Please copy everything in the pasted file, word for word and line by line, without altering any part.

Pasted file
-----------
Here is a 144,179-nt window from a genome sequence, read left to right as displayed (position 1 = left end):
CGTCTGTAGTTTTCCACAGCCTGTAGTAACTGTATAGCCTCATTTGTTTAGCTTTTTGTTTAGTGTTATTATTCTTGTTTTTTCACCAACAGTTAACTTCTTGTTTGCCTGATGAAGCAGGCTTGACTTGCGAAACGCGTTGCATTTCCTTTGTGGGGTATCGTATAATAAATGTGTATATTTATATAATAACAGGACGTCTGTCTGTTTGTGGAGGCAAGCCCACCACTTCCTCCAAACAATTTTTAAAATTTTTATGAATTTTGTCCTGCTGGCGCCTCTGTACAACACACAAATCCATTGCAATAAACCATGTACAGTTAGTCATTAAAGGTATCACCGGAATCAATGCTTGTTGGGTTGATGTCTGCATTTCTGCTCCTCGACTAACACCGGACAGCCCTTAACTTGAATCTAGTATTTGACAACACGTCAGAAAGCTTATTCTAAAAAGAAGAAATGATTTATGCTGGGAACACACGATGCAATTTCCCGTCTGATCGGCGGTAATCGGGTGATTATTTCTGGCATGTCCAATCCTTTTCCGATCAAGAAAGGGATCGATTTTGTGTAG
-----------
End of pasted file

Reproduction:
Here is a 144,179-nt window from a genome sequence, read left to right as displayed (position 1 = left end):
CGTCTGTAGTTTTCCACAGCCTGTAGTAACTGTATAGCCTCATTTGTTTAGCTTTTTGTTTAGTGTTATTATTCTTGTTTTTTCACCAACAGTTAACTTCTTGTTTGCCTGATGAAGCAGGCTTGACTTGCGAAACGCGTTGCATTTCCTTTGTGGGGTATCGTATAATAAATGTGTATATTTATATAATAACAGGACGTCTGTCTGTTTGTGGAGGCAAGCCCACCACTTCCTCCAAACAATTTTTAAAATTTTTATGAATTTTGTCCTGCTGGCGCCTCTGTACAACACACAAATCCATTGCAATAAACCATGTACAGTTAGTCATTAAAGGTATCACCGGAATCAATGCTTGTTGGGTTGATGTCTGCATTTCTGCTCCTCGACTAACACCGGACAGCCCTTAACTTGAATCTAGTATTTGACAACACGTCAGAAAGCTTATTCTAAAAAGAAGAAATGATTTATGCTGGGAACACACGATGCAATTTCCCGTCTGATCGGCGGTAATCGGGTGATTATTTCTGGCATGTCCAATCCTTTTCCGATCAAGAAAGGGATCGATTTTGTGTAG